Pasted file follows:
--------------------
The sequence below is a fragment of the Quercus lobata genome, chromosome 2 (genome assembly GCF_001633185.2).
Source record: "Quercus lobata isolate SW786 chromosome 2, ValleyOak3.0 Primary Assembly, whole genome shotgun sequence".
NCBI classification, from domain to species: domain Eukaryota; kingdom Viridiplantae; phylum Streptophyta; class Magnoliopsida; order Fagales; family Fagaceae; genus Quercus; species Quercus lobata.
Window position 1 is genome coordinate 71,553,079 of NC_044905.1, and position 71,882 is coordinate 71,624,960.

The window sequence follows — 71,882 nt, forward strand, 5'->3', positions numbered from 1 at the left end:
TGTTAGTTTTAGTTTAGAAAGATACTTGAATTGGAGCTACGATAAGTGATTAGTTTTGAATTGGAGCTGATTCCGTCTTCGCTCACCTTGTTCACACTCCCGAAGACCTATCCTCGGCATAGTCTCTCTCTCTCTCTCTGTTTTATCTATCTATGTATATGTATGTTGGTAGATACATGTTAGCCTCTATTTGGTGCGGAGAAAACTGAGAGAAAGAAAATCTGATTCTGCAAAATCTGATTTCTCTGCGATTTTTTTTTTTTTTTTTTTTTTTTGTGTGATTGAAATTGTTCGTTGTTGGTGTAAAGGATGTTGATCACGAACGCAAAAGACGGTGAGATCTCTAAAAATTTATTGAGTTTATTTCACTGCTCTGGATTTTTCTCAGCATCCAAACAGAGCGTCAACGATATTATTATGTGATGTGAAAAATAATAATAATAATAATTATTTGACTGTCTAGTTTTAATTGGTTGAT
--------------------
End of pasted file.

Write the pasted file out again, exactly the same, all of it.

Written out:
The sequence below is a fragment of the Quercus lobata genome, chromosome 2 (genome assembly GCF_001633185.2).
Source record: "Quercus lobata isolate SW786 chromosome 2, ValleyOak3.0 Primary Assembly, whole genome shotgun sequence".
NCBI classification, from domain to species: domain Eukaryota; kingdom Viridiplantae; phylum Streptophyta; class Magnoliopsida; order Fagales; family Fagaceae; genus Quercus; species Quercus lobata.
Window position 1 is genome coordinate 71,553,079 of NC_044905.1, and position 71,882 is coordinate 71,624,960.

The window sequence follows — 71,882 nt, forward strand, 5'->3', positions numbered from 1 at the left end:
TGTTAGTTTTAGTTTAGAAAGATACTTGAATTGGAGCTACGATAAGTGATTAGTTTTGAATTGGAGCTGATTCCGTCTTCGCTCACCTTGTTCACACTCCCGAAGACCTATCCTCGGCATAGTCTCTCTCTCTCTCTCTGTTTTATCTATCTATGTATATGTATGTTGGTAGATACATGTTAGCCTCTATTTGGTGCGGAGAAAACTGAGAGAAAGAAAATCTGATTCTGCAAAATCTGATTTCTCTGCGATTTTTTTTTTTTTTTTTTTTTTTTGTGTGATTGAAATTGTTCGTTGTTGGTGTAAAGGATGTTGATCACGAACGCAAAAGACGGTGAGATCTCTAAAAATTTATTGAGTTTATTTCACTGCTCTGGATTTTTCTCAGCATCCAAACAGAGCGTCAACGATATTATTATGTGATGTGAAAAATAATAATAATAATAATTATTTGACTGTCTAGTTTTAATTGGTTGAT